Anyway, we had the window and the middle, and we had MZ’s lightweight new car seat from Bubbe’s car rather than the pack-and-stroll, or whatever that odd airport-only seat-with-wheels is called. She was much more comfortable than on past flights and enjoyed a totally unobstructed view of EVERYTHING out the window (we don’t have to deal with the wing in Economy Plus either -- nyah nyah.). But I felt for our third seatmate on the aisle who asked incredulously at least twice where our third companion was as he clearly started to do the mental calculation on which was worse: third party to a DAD and baby or switch seats with the mommy, even if she’s in the middle seat in a row next to the bathroom. Brief aside: I noticed two things being a single parent dad and baby: (1) a mom and baby automatically strikes compassion into the hearts of fellow passengers while a dad and baby strikes abject fear: “Can this MAN really take care of a BABY??” and (2) since expectations are so low, most people will help at any time and I could really leave her anywhere and know that she would be by my side within seconds thanks to any helpful mom, dad, grandma or grandpa. So, as I dumped the stroller by the gate-check door and moved her carseat, two backpacks, a large carry-on and a tray full of Coffee-Fruit-Milk-Muffin back a few rows to our seat I just told her to stand at the front of the plane and I’d be back for her. And she developed a crowd of helpers within seconds. Which was great.

Good news about MZ having her own seat: two more carry-ons for her; bad news for me: one person cannot manage four carry-ons and a baby, and a tray full of hot food.

But anyway, our third seatmate finally seemed to accept that he was in it for the long haul with us and, on the plus side he was not going to have to move to a bad seat in steerage, so it sort of seemed that his mental math worked out to a positive number, and he was really very genial the whole flight. He was single and childless, but said he was a doting uncle to his 2-year old nephew, so I figured he was willing to give us the benefit of the doubt at that point. MZ settled into her chair and immediately started pointing out or asking about EVERYTHING she could see out the window and since most everything out there was either new to her or larger than she ever expected (she’s flown many times, but she’s more cognizant of the world now than she’s ever been) most everything she said, even statements of fact, ended in a question mark and required my feedback.

At this point, the whole single parent traveling with a toddler thingy became a shocking blast of cold air in the ass as if you lived in Minnesota in the winter and had just locked yourself outside the house in nothing but your bathrobe on a below freezing day in the snow while getting the paper from the porch. To explain: usually, when we’ve gotten on airplanes in the past, I’ve busied myself with manly on-the-ground-guy things like stowing the baggage in the overheads, securing extra blankets and pillows and figuring out which bags should go under which seat for ease of access in case someone shits themselves on takeoff – general busy-work that looks important but really takes up minimal brain power, while the Mama takes care of settling MZ in and making sure the flight starts on a positive note. I’ve always known it was busy work, but someone had to do it. Now I realize just how great I had it. I love organizing stuff. It’s second nature to me. So to get to do that while A deals with MZ is really a bonus. Sometimes I even wear my iPod doing it, while A glares at me.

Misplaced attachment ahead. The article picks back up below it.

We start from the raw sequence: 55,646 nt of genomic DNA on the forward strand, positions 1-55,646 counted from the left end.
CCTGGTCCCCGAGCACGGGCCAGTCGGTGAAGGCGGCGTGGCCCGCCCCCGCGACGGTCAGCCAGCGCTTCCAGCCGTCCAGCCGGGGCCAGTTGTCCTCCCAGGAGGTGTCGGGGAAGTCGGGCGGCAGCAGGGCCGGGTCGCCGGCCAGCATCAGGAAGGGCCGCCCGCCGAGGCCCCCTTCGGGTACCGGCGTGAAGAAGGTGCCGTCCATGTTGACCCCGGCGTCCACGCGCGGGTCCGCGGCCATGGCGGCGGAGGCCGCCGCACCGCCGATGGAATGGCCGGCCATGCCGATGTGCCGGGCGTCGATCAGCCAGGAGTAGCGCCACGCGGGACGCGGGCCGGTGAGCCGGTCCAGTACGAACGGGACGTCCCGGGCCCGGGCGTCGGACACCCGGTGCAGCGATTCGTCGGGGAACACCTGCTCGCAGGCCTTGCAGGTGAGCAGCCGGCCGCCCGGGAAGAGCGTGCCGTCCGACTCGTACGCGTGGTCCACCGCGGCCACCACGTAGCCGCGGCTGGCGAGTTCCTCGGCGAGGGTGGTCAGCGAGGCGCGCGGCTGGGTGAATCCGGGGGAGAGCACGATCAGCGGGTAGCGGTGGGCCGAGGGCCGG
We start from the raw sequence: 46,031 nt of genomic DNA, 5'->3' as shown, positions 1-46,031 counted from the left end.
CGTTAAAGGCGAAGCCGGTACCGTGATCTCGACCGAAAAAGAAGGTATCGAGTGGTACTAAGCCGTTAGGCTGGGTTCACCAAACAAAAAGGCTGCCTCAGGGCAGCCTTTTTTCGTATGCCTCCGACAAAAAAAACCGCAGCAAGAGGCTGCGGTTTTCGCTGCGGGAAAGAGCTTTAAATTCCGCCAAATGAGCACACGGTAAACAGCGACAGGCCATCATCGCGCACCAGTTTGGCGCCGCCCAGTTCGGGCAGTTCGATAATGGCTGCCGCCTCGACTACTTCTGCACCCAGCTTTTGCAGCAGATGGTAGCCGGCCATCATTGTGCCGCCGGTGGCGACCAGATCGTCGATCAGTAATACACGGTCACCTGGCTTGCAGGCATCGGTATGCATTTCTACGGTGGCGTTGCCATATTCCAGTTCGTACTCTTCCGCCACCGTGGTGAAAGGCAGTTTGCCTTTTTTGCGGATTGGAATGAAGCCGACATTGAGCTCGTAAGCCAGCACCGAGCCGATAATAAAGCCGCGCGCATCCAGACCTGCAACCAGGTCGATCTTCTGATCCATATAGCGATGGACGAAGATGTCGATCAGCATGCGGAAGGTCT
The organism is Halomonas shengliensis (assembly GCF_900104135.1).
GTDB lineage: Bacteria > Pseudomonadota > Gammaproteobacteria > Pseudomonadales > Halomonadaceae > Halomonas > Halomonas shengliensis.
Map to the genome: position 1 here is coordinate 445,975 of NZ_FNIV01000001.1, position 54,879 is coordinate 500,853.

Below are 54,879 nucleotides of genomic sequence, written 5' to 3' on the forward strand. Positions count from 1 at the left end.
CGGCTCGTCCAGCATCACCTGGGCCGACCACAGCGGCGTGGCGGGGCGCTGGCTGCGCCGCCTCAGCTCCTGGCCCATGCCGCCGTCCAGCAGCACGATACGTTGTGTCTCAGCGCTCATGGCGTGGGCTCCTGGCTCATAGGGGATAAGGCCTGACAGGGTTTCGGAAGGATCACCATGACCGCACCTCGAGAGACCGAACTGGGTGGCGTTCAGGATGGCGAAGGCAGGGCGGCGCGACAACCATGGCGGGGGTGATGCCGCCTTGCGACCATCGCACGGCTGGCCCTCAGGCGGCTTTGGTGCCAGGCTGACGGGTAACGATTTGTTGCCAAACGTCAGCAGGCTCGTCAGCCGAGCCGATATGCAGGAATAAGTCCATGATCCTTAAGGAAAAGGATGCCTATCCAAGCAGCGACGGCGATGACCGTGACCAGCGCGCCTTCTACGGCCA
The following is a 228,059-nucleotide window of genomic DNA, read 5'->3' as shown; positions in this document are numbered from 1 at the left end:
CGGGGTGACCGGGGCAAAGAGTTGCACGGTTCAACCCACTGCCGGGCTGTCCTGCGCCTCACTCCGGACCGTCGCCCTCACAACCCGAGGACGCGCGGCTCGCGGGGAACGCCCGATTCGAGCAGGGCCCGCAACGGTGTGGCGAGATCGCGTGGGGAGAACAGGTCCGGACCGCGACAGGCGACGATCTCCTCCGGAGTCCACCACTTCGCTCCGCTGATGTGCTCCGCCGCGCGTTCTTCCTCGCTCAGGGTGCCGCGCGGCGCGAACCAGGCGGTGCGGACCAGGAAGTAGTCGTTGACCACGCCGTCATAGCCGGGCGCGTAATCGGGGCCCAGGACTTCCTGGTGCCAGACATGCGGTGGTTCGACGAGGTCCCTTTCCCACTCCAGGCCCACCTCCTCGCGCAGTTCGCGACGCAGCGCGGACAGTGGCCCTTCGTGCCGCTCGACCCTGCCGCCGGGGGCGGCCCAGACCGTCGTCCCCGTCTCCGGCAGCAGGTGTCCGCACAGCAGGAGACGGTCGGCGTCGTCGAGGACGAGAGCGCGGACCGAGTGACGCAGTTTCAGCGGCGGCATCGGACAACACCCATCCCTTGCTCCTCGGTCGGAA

Anyway, back to MZ, our resident breaking-news reporter: everything she saw needed to be commented upon, and there’s a lot to see when they’re loading up three planes in a row and doing work on the airport itself: trucks, baggage loaders and conveyors, several planes, all of which have WINGS! and TAILS! and those little extra wing THINGYS! that they’re putting on the ends of wings these days, and a DIGGER! or two, an occasional FIRE TRUCK! and even TINY PLANES!!, etc. Some of her observations were downright funny and made our seat mate laugh despite the earphones from his immediate application of his iPod while I looked jealously at him (I even made small talk about his iPod, like anyone makes small talk about an iPod anymore – “hey nice iPod Mini, they don’t make those anymore, huh? Real old school iPod.”) Stupid shit like that while we both laughed at MZ’s running commentary all the way through takeoff until we went into the fog and everything went white and she went SILENT….

….And then we broke through and it was 7AM on a beautiful sunny Saturday and we had five hours ahead of us, and she looked out the window and said “Clouds” and I said, “Yes, my love, but if you notice, we are ABOVE the clouds, not below. You’re seeing the tops of the clouds not the bottoms.” And she positively beamed at such an amazing concept and I realized that I was about to enjoy the incredibly rare gift of eight full days of seeing the world through the eyes of a toddler -- my toddler. And MZ and I both knew at that moment that, despite being alone, we’d be ok. And then we both relaxed and enjoyed the ride.

Labels: ,